El Dorado County schools chief Jeremy Meyers received a $125,000 buyout package this month for resigning after being arrested twice on suspicion of drunken driving.
In exchange for stepping down Nov. 14, Meyers will receive a lump sum payment equal to his salary through June 2016 – $114,821 – minus taxes and other withholding items, according to a copy of the agreement obtained late Monday through a Public Records Act request. The El Dorado County Office of Education also will pay Meyers a lump sum of $10,930, equal to his medical, dental and life insurance benefits through June.
The deal was negotiated by attorneys for Meyers and the El Dorado County Board of Education after the superintendent’s Nov. 5 arrest. Meyers was taken into custody after he crashed his truck into a utility box around 2 p.m. and allegedly had a blood alcohol level of 0.19 percent, more than twice the legal limit, according to the California Highway Patrol.
“I think it is preposterous that someone that resigns in shame should be soaking the taxpayers for that amount of money,” said Cris Alarcon, a longtime El Dorado County resident and community activist who previously called on Meyers to step down.
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Buying out the contracts of school district administrators who have fallen out of favor is common, especially when school boards want to avoid litigation, said education lobbyist Kevin Gordon. But this case is unusual because Meyers is an elected official and had no contract that guaranteed his pay over a specific period of time.
What Meyers had was the power to remain in office despite his second arrest in five months on suspicion of driving while intoxicated. The Board of Education had no authority to remove Meyers unless he was convicted of a felony, was recalled from office, was mentally or physically unable to carry out his duties or moved out of the jurisdiction, according to the state government code. Meyers faces four misdemeanor charges, but no felonies.
The Board of Education said Tuesday in a statement that the separation agreement is in the best interest of the El Dorado County Office of Education: “As an elected official, the county superintendent was legally entitled to complete the remaining three years of his term of office, and any legal or other challenge to the county superintendents right to continue in office would have been potentially expensive and lengthy.”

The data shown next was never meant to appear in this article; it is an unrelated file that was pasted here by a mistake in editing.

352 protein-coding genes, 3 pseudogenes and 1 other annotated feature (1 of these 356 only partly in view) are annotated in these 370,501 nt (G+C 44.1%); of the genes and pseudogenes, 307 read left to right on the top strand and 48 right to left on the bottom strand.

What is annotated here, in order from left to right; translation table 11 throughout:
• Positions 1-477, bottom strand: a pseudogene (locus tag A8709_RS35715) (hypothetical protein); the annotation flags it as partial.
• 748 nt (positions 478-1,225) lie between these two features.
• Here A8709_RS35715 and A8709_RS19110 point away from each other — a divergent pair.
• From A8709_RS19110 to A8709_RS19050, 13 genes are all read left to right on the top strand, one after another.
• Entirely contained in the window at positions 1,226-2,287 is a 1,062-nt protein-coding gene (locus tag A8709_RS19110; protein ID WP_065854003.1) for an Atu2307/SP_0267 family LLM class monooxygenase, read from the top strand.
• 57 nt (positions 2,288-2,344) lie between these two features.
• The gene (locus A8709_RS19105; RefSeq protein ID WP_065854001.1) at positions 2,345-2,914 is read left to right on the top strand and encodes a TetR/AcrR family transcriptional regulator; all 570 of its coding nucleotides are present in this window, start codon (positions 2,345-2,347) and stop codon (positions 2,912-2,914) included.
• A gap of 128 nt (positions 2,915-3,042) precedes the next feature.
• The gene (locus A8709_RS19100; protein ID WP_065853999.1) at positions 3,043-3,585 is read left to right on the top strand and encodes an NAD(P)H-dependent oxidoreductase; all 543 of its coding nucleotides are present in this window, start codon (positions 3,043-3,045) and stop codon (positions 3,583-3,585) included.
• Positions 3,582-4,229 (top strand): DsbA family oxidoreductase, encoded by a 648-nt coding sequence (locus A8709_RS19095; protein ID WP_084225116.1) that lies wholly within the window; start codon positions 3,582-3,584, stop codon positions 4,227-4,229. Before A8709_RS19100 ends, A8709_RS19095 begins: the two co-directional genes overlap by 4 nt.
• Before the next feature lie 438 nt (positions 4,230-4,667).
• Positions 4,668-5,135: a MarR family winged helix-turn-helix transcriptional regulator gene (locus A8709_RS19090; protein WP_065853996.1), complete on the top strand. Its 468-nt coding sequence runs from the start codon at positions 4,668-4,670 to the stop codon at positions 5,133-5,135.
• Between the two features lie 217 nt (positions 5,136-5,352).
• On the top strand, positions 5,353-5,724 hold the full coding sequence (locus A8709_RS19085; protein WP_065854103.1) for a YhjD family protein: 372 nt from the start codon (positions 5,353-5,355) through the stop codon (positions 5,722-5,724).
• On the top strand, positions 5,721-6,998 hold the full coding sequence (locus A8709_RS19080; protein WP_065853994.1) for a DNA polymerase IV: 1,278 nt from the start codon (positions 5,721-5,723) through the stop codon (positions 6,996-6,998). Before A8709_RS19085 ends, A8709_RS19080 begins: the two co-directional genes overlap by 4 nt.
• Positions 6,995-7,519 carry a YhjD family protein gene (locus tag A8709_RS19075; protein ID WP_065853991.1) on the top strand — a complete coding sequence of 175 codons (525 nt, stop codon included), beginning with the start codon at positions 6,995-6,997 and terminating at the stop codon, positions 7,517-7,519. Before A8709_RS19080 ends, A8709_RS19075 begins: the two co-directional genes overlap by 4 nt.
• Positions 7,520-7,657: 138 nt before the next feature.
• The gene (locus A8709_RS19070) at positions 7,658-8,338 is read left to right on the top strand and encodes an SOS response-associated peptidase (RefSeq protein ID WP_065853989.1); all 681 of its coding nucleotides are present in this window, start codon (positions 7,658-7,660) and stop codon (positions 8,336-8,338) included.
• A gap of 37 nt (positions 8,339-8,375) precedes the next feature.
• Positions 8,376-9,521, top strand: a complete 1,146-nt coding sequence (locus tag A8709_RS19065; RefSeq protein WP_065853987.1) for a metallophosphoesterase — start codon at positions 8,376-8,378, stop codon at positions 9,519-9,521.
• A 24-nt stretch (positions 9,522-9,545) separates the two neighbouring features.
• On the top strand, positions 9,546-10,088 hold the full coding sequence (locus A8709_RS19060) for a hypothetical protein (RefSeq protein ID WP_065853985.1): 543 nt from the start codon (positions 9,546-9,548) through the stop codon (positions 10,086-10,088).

The agreement allowed the board to make an immediate leadership change at the Office of Education and to quickly encourage qualified applicants to apply for the vacant position, the board said. “The actions of the Board of Education allow the El Dorado County Office of Education to return its full attention to ensuring that the standard of excellence our community expects and deserves continues both now and into the future.”
County education boards have authority over the salaries of elected county superintendents, Gordon said. That stands in contrast to other elected officials whose salaries are set in statute and apparently gave the El Dorado board the ability to offer a buyout in exchange for Meyers’ resignation.
The El Dorado County Board of Education unanimously accepted Meyers’ resignation at a special meeting on Nov. 17, but the terms of the confidential agreement were not made public at the time.
State Sen. Ted Gaines, R-El Dorado Hills, criticized Meyers for seeking a payout.
“In a situation like this, where you’ve had two DUIs in five months … the right thing for Jeremy Meyers to do is resign without pay,” Gaines said. “I don’t think the taxpayers should be picking up the tab for that settlement.”
Meyers, 45, had not returned to work since his Nov. 5 arrest. He was previously convicted in August of driving under the influence on June 9, and his conviction record indicates his blood alcohol content was higher than 0.15 percent when he was cited in the previous incident.
As county schools superintendent, Meyers was responsible for fiscal oversight of El Dorado County school districts. He also oversaw the County Office of Education, which has 412 students at five schools. Those include charter schools and campuses that provide special education, adult education and educational programs for incarcerated youth. The office also provides payroll, printing and other administrative services to the county’s 15 small school districts.
Meyers was a bad example for the young people of El Dorado County, Alarcon said. Residents who attended the Nov. 17 board meeting announcing Meyers’ resignation indicated they would have sought a recall if the superintendent had not stepped down.
“If he didn’t choose to resign, he would have been recalled,” Alarcon said. “That is part of the reason I’m so resentful of the huge payoff.”
Meyers was appointed superintendent of the El Dorado County Office of Education in 2013 to complete the term of Vicki Barber, who retired. He was unopposed in the 2014 election and won a four-year term. He drew a $196,837 annual salary and $9,320 in medical, dental, vision and life insurance benefits, according to the Office of Education. The county office paid him $7,600 for travel, mileage and expenses.
The El Dorado County Board of Education voted Monday to seek applicants to replace Meyers, whose term would have ended in 2018. The application is expected to be available online at www.edcoe.org after Dec. 1. The board is expected to name El Dorado County’s new superintendent of schools on Jan. 5.